Utahns celebrate anniversary of golden spike, discuss plans to make site National Historical Park

By Brian Champagne for Fox 13 News

PROMONTORY POINT, Utah -- May 10th is a big day in Utah history. It’s the day the golden spike was driven at Promontory Point.

It was 149 years ago Thursday that the golden spike was driven. Today, government and railroad officials, locals, and the descendants of Chinese railroad workers gathered to mark the occasion.

And with Thursday’s announcement, it should not be forgotten any time soon.

The festivities included a re-enactment of the ceremony that connected the Union and Central Pacific Railroads and made Utah a crossroads of the West.

Lt. Gov. Spencer Cox also announced that Rep. Rob Bishop is introducing legislation that will make the Historic Site a National Historical Park.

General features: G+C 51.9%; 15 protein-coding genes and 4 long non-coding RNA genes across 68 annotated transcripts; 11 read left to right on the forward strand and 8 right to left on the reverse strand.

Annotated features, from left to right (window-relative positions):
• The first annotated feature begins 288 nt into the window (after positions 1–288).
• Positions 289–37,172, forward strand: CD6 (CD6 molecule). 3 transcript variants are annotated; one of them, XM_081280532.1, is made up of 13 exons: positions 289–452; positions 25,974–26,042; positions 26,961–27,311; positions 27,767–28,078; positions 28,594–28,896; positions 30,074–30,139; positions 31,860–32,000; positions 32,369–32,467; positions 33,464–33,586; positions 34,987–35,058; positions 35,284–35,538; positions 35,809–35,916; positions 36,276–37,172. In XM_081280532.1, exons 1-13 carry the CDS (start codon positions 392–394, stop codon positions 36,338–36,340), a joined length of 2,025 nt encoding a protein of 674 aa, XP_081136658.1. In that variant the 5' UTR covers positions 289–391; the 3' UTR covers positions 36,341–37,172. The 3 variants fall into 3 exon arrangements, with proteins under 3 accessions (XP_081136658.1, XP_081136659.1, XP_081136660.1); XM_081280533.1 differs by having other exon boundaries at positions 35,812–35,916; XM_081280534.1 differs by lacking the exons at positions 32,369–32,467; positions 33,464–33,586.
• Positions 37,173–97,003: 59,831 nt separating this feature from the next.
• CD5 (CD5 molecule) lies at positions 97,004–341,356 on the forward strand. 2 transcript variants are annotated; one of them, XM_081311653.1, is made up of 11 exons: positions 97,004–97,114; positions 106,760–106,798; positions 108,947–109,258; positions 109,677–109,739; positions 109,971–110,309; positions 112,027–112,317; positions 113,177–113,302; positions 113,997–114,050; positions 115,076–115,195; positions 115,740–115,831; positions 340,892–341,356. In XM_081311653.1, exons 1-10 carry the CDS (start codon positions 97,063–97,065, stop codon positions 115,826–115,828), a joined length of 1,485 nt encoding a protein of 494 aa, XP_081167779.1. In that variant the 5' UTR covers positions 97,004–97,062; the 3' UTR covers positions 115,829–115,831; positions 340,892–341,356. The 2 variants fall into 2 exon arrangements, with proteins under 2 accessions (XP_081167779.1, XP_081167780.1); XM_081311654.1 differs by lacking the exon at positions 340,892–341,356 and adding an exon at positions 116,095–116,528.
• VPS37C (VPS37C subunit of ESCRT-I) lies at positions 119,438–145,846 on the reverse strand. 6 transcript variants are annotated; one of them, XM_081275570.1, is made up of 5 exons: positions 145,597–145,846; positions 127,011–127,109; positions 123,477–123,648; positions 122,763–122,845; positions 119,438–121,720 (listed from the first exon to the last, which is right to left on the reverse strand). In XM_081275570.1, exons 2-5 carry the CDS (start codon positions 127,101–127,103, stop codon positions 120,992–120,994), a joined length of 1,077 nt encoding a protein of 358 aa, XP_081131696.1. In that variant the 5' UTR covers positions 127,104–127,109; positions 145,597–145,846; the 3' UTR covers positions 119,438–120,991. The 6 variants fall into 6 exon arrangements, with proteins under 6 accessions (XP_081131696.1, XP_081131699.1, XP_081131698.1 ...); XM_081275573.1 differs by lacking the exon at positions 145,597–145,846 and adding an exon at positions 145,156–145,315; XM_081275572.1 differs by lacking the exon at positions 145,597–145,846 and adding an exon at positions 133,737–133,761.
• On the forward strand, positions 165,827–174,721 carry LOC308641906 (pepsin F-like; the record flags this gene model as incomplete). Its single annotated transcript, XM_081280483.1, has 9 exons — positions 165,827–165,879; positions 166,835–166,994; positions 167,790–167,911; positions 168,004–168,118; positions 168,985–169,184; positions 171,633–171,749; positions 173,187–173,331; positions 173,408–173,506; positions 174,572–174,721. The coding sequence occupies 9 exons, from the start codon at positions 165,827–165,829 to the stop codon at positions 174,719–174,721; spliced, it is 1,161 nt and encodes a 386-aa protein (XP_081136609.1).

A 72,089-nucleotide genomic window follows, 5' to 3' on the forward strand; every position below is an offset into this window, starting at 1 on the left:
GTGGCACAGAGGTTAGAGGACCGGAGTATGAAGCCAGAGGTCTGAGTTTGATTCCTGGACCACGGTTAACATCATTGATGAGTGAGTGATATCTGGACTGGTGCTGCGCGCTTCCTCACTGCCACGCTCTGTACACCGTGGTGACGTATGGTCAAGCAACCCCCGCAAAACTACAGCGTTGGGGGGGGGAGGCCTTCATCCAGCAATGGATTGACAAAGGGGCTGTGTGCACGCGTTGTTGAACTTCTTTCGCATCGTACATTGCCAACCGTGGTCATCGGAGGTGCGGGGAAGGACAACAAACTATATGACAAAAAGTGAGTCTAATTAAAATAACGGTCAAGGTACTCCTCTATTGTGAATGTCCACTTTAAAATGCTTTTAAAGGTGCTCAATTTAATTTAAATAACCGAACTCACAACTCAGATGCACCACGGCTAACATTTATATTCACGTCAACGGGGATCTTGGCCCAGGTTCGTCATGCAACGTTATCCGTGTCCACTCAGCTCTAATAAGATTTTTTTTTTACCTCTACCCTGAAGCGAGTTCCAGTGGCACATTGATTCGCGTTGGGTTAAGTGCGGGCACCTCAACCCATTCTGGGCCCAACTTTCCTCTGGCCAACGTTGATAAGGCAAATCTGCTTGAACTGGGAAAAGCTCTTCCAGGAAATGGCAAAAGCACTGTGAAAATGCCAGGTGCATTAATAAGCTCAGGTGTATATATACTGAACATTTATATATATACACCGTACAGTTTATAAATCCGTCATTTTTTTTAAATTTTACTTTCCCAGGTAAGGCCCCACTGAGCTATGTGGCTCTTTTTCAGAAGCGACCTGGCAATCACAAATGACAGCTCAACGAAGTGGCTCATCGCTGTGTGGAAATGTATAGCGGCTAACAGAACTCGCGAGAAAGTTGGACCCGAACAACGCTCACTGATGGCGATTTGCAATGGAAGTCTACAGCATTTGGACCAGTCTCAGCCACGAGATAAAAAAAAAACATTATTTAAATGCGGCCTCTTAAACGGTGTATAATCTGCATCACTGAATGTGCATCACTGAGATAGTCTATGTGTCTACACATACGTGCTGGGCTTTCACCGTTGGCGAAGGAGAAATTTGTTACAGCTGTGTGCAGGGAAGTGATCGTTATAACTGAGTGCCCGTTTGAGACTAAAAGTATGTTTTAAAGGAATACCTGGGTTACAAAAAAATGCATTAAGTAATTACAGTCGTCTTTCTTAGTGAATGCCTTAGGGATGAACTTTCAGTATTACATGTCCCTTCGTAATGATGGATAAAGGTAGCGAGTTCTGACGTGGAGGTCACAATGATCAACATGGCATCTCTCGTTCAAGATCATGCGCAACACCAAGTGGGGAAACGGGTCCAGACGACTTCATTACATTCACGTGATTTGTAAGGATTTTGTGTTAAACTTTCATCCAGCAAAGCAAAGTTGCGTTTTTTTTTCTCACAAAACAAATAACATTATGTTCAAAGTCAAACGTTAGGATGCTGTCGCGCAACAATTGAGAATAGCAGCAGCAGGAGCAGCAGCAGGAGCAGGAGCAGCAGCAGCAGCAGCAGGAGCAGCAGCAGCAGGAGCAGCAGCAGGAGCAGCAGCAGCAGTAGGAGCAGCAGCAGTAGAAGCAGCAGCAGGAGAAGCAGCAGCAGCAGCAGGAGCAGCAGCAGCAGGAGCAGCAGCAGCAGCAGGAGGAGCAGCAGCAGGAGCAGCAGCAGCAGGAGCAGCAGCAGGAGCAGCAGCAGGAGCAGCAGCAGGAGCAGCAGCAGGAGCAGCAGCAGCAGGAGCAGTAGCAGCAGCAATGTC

And that designation should put this part of Utah not just on the map, but on better maps.

“If you go on the national parks website... this will show up in a very prominent place once we get the legislation passed,” Cox said.

Which should bring in more visitors from around the world.

“With the Chinese middle class, they're touring more than ever,” Cox said. “Europe as well. They're really interested in kind of the Wild West history of the United States and specifically Utah."

And it could hook the trains up to more money.

“It’ll give us more room for people to come enjoy this area,” said Stan Summers, a Box Elder County Commissioner. “Hopefully there’ll be a bigger auditorium. Better parking, better access. Maybe some food trucks all the time.”

The second announcement was a countdown to the sesquicentennial one year from today.